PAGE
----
Secondly, the other important point is access to electronic evidence; there too, a lot of work was done but we must be even more pragmatic, and that’s what the conclusions of this Council advocate. And finally, regarding encryption, there was a desire, reaffirmed in great detail in our Franco-British action plan, which we discussed here and which consists in being able to locate or obtain what are called metadata for people using encrypted messaging, which means we totally respect individual freedoms and rules of confidentiality but we don’t disarm counter-terrorism services and states when that messaging is being used.
This central objective in the counter-terrorism plan is important following the attacks Britain has suffered, and opening up the possibility of legislating on the European plan is a step forward I’m fully satisfied with. Finally, we expressed our shared desire to step up the fight against terrorism financing, and in this regard some concrete initiatives will be taken on the sidelines and in the framework of the G20 in Hamburg at the beginning of July.
The second issue we talked about at length, and on which ambitious conclusions were adopted, was European defence. And in this regard I want to pay tribute above all to the two European members of staff who were cravenly killed in Bamako in last Sunday’s attack, because a Portuguese man and a Malian woman, both working for the European Union, lost their lives in that attack. The conclusions adopted on defence a few moments ago are, I have to say, commensurate with the challenge; we must fully appreciate their historic nature. And we owe them to the European Commission President – I want to pay tribute to him here. I haven’t come here to explain to you that it’s my work; not at all.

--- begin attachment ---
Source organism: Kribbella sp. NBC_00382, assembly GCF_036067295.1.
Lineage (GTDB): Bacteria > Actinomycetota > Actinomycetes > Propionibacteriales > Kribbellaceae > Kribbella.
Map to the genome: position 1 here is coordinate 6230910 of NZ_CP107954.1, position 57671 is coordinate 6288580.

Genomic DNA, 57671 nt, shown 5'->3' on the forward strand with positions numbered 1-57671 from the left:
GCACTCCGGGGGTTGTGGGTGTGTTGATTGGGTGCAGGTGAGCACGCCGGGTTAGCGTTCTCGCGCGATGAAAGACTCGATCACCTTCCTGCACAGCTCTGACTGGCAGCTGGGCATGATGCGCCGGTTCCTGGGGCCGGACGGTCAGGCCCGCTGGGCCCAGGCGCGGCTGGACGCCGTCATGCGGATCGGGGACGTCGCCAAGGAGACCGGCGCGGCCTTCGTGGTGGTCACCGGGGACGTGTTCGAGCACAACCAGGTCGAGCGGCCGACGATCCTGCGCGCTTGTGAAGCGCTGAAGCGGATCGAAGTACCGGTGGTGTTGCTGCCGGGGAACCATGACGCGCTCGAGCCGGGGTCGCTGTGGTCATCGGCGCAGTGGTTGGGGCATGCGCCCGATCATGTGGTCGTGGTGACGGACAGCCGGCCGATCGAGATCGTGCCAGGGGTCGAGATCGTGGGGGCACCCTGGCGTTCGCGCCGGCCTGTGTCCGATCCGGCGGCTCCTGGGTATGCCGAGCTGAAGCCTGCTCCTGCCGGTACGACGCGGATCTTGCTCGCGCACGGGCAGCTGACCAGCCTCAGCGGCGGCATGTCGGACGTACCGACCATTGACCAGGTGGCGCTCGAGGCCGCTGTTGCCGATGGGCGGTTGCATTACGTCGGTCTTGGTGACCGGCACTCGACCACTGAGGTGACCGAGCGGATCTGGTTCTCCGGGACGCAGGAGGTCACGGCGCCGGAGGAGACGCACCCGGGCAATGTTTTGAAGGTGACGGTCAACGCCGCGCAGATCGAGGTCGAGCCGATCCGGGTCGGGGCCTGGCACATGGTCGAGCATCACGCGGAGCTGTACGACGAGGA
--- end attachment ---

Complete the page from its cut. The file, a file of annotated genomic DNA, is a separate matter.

I think the European Commission President very bravely put forward a strong proposal on defence on 7 June; it was fully supported by France and Germany in the observations we made on the draft conclusions in the previous weeks; they enabled us to adopt a text which is a genuine step forward in terms of defence – firstly because we were able to adopt a comprehensive strategy and, in particular, broaden the scope of common costs for common operations and therefore make European interventions more practical and more effective. We also adopted a genuinely proactive approach in terms of European capabilities and procurement.
We noted structured, ongoing, ambitious cooperation, and in this respect we would like, in the Franco-German framework, to go further at the Franco-German Council of Ministers’ meeting on 13 July 2017. Finally – and, if I may say, above all –, these conclusions made it possible to officially endorse the creation of a European Defence Fund, which has been put together in an extremely short space of time – five months. The Commission’s proposals on the European Defence Fund really are on a totally new scale as regards the sums envisaged and the European Union defence budget’s scope of action.
In my view, this is a real step forward; the whole defence research and development phase, with the exception of production and procurement, could benefit from European funds, and this is going to allow us, in terms of the convergence of materiel and in terms of joint capabilities, to make real progress and speed up the improvement of our armed forces’ equipment and the strengthening of our defence industries, and have a genuine European ambition.
That’s mainly what I wanted to highlight at this stage, and thus provisionally, regarding the work done by the European Council, which is the subject of what you’ll understand are ambitious but effective discussions – and this has enabled us to be with you a little earlier than planned./.